One or more ribs can be fractured by direct force to the chest from a blow or a fall, or by a crush injury.
If there is a wound over the fracture, or if a broken rib pierces a lung, the casualty’s breathing may be seriously impaired.
An injury to the chest can cause an area of fractured ribs to become detached from the rest of the chest wall, producing what is called a ‘flail-chest’ injury.
The detached area moves inwards when the casualty breathes in, and outwards as he breathes out.
This ‘paradoxical’ breathing causes severe breathing difficulties.
Fractures of the lower ribs may injure internal organs such as the liver and spleen, and may cause internal bleeding.
Symptoms might include:
• Bruising, swelling or a wound at the fracture site.
• Pain at the site of the injury.
• Pain on taking a deep breath.
• Shallow breathing.
• If there is a wound over the fracture, you may hear air being ‘sucked’ into the chest cavity.
• Paradoxical breathing.
• Signs of internal bleeding and shock.
Follows these simple steps:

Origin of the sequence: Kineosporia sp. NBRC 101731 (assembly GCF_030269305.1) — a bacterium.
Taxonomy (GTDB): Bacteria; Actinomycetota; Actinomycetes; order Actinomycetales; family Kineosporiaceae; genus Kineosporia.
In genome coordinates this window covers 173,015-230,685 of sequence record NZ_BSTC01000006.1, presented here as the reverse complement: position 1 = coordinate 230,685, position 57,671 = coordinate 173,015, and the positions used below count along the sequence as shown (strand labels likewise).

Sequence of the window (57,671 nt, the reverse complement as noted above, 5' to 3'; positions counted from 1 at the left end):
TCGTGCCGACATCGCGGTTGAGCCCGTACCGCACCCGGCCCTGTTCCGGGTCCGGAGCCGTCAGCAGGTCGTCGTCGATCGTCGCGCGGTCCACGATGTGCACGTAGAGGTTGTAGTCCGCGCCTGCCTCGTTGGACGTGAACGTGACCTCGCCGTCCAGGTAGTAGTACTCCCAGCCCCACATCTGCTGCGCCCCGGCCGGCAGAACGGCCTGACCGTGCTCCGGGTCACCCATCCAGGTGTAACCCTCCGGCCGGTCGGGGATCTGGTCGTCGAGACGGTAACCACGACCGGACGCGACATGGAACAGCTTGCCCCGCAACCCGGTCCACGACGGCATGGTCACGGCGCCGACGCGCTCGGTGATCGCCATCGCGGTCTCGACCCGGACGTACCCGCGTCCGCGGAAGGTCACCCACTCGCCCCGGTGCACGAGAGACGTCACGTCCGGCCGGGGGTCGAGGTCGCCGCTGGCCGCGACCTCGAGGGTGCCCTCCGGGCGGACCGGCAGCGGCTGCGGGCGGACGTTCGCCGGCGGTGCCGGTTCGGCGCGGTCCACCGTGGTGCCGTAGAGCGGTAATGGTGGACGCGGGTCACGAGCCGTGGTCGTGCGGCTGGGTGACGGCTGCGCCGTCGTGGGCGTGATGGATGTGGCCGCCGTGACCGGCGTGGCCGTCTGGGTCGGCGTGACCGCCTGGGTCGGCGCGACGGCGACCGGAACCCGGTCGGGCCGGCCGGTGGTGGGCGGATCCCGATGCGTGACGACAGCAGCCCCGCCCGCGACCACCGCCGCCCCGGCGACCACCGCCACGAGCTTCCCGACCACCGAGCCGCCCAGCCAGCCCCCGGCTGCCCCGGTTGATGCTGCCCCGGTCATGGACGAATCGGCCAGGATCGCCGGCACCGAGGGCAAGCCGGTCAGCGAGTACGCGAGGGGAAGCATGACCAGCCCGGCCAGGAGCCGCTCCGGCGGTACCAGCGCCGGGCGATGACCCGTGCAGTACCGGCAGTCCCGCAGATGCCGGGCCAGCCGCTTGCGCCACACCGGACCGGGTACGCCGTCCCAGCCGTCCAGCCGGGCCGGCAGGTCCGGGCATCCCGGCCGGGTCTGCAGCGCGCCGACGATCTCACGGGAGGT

• Help the casualty to sit down and ask them to support the arm on the injured side; help them if necessary.
• For extra support, place the arm on the injured side in a sling.
• Arrange to take or send the casualty to hospital.
Do not allow the casualty to eat or drink as an anaesthetic may be necessary.
If the casualty loses consciousness, open the airway and check breathing.
If they need to be placed in the recovery position, lay them on their injured side to allow the lung on the uninjured side to work to its full capacity.
• For those looking for quick, easily accessible first aid information, the St John Ambulance app is available free on smartphones and the website (www.sja.org.uk) offers demo videos, an interactive game, and lots of free advice. For more information about first aid courses please call 0303 003 0101.
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